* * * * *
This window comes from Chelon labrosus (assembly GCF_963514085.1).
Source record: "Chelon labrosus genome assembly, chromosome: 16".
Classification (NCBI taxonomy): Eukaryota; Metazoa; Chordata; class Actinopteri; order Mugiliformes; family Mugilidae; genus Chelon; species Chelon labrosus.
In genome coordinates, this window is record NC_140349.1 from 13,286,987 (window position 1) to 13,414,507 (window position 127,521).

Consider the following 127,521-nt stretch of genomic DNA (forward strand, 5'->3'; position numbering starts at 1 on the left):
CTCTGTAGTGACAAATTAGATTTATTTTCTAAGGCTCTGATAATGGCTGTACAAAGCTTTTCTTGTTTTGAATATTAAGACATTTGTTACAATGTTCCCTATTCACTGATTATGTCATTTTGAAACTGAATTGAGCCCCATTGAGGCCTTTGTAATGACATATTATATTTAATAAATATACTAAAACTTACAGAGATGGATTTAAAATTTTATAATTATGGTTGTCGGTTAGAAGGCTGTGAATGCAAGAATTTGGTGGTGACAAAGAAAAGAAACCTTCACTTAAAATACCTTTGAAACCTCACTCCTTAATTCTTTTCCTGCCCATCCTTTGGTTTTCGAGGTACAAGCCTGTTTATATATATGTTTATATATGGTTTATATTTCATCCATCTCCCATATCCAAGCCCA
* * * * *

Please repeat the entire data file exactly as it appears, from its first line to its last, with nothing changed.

This window comes from Chelon labrosus (assembly GCF_963514085.1).
Source record: "Chelon labrosus genome assembly, chromosome: 16".
Classification (NCBI taxonomy): Eukaryota; Metazoa; Chordata; class Actinopteri; order Mugiliformes; family Mugilidae; genus Chelon; species Chelon labrosus.
In genome coordinates, this window is record NC_140349.1 from 13,286,987 (window position 1) to 13,414,507 (window position 127,521).

Consider the following 127,521-nt stretch of genomic DNA (forward strand, 5'->3'; position numbering starts at 1 on the left):
CTCTGTAGTGACAAATTAGATTTATTTTCTAAGGCTCTGATAATGGCTGTACAAAGCTTTTCTTGTTTTGAATATTAAGACATTTGTTACAATGTTCCCTATTCACTGATTATGTCATTTTGAAACTGAATTGAGCCCCATTGAGGCCTTTGTAATGACATATTATATTTAATAAATATACTAAAACTTACAGAGATGGATTTAAAATTTTATAATTATGGTTGTCGGTTAGAAGGCTGTGAATGCAAGAATTTGGTGGTGACAAAGAAAAGAAACCTTCACTTAAAATACCTTTGAAACCTCACTCCTTAATTCTTTTCCTGCCCATCCTTTGGTTTTCGAGGTACAAGCCTGTTTATATATATGTTTATATATGGTTTATATTTCATCCATCTCCCATATCCAAGCCCA